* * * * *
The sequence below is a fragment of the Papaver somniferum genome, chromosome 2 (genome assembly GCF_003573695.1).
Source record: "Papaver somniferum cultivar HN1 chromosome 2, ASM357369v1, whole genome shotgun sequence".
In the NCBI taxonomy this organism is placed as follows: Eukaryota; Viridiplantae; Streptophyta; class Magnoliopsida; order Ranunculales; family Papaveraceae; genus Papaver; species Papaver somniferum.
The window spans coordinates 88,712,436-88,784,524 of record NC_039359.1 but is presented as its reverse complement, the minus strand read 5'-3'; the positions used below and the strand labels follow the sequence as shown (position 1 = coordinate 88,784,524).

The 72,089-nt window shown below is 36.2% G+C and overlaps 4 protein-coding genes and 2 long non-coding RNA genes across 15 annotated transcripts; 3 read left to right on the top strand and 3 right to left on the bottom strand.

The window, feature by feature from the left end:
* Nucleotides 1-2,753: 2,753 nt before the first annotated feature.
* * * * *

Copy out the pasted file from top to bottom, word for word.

The sequence below is a fragment of the Papaver somniferum genome, chromosome 2 (genome assembly GCF_003573695.1).
Source record: "Papaver somniferum cultivar HN1 chromosome 2, ASM357369v1, whole genome shotgun sequence".
In the NCBI taxonomy this organism is placed as follows: Eukaryota; Viridiplantae; Streptophyta; class Magnoliopsida; order Ranunculales; family Papaveraceae; genus Papaver; species Papaver somniferum.
The window spans coordinates 88,712,436-88,784,524 of record NC_039359.1 but is presented as its reverse complement, the minus strand read 5'-3'; the positions used below and the strand labels follow the sequence as shown (position 1 = coordinate 88,784,524).

The 72,089-nt window shown below is 36.2% G+C and overlaps 4 protein-coding genes and 2 long non-coding RNA genes across 15 annotated transcripts; 3 read left to right on the top strand and 3 right to left on the bottom strand.

The window, feature by feature from the left end:
* Nucleotides 1-2,753: 2,753 nt before the first annotated feature.